Other members of the major cast aren’t as loathsome as Sora, but still fall under the category of cliche or fan service, especially Sora’s sister, Shiro. She’s small, cute, quiet, and has an abnormal hair color. She also has an insatiable appetite for her brother’s affection. All of these traits were manufactured especially for moe. And the icing on the cake is that she’s adopted, so her desire for her brother’s affection is excused, but still unwelcome. Shiro is essentially walking fan service. Stephanie Dola, the klutz, is one of two major characters born in the fantasy world. She is constantly teased for lacking the intelligence that all other characters share, despite being fairly intelligent in other matters. She is the source of most of the comedy and the fan service in the show, which makes her role within the show feel more shallow. As a character, she contributes little and goes nowhere in terms of growth, making her little more than a stock character. The last of the major characters is Jibril, a fairy-like creature who’s thirst for knowledge is as creepy as Sora’s expressions. She’s more useful than Stephanie, and has a more likable personality, too. Of all the characters, she feels the most human, despite not being human. And as a member of the female race, she’s subject to more fan service than one could ask for. Whether this matters is strictly based on the individual viewer’s taste.
The first thing that was apparent with No Game No Life was its style of presentation. The artwork is reminiscent of Kamisami no Anai Nichiyoubi, whose creamy atmosphere created an effect of dreary depression and bubbly optimism. No Game No Life’s art style is similar to a degree, as the brightness is on par with the sun’s rays. The palette of color seemed to favor those with a calming, yet alluring power. Purple, maroon, light blue, and dark red are the colors that stand out most while watching this title, and their combination makes for a stunning outcome. Unfortunately, this type of presentation can be a little overbearing at times, as the lighting can sometimes make the characters blend in with the background or appear a tad too bright. The animation itself is one to be praised. It’s charming, efficient, and bold; three things that can make an average anime look fantastic.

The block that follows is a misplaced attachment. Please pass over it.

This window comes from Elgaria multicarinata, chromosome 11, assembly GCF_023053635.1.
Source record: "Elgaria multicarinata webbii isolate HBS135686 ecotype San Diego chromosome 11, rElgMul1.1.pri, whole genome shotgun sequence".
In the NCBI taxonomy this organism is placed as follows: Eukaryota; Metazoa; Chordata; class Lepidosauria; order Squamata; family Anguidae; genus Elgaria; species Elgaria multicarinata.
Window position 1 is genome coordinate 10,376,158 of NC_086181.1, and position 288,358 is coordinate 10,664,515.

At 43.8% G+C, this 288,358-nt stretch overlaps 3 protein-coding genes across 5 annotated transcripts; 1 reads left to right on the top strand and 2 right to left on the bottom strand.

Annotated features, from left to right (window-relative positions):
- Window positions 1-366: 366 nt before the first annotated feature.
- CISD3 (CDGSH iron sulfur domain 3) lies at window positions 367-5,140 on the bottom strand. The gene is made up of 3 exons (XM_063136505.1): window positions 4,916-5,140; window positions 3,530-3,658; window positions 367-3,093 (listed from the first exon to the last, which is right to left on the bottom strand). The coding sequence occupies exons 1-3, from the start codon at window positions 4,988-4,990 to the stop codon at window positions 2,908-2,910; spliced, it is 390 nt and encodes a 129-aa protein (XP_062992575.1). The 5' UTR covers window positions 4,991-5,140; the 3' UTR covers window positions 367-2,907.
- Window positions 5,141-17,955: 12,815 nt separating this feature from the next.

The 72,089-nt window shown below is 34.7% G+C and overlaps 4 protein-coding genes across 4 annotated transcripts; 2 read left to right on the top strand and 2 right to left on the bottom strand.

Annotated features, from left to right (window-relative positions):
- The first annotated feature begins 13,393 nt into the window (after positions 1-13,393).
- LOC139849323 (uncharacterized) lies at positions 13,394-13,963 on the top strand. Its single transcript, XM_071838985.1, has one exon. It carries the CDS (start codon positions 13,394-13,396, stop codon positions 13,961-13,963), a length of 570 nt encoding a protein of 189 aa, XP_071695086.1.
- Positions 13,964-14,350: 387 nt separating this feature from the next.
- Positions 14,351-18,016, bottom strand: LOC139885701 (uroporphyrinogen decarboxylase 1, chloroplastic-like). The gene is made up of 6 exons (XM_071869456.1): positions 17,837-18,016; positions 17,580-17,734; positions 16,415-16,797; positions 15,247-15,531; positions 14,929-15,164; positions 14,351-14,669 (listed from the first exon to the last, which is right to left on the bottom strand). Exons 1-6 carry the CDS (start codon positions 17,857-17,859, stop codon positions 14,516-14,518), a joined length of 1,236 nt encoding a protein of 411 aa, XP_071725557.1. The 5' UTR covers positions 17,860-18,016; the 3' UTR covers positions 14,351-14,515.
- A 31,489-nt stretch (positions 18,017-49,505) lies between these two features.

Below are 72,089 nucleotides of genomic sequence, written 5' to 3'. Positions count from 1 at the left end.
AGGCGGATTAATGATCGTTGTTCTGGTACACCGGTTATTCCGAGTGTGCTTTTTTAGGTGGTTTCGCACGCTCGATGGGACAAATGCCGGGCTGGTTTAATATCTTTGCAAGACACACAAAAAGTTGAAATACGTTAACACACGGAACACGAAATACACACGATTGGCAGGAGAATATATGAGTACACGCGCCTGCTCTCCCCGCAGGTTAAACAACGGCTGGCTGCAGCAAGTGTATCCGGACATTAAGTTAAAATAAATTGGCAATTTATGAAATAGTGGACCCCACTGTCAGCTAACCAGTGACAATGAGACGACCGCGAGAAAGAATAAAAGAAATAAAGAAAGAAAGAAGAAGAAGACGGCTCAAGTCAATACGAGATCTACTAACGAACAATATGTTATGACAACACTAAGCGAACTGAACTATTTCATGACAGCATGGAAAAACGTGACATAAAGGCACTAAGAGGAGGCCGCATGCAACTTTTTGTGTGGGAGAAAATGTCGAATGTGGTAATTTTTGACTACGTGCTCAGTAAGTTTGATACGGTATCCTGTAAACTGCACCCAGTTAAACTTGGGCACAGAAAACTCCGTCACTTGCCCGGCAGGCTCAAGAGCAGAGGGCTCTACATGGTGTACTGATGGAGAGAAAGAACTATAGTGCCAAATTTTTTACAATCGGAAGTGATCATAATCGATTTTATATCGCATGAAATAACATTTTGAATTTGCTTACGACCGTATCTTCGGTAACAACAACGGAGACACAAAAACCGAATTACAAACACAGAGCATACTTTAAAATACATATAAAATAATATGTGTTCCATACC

If anything, No Game No Life is interesting. The plot isn’t anything as spectacular as it presents it and the characters are atrociously written, but it at least looks like a modern epic. The characters may be flat, but their interactions are humorous at times, granted they aren’t playing games. Regardless of all of the flaws, it’s entertaining to the highest degree, granted those who view it aren’t too cynical. It has the qualities to succeed, it just uses them through means of popularity rather than quality. If anything, if one doesn’t care to continue viewing No Game No Life, they can imagine themselves in a world outside of their grasp, similar to those within the series. It wouldn’t hurt.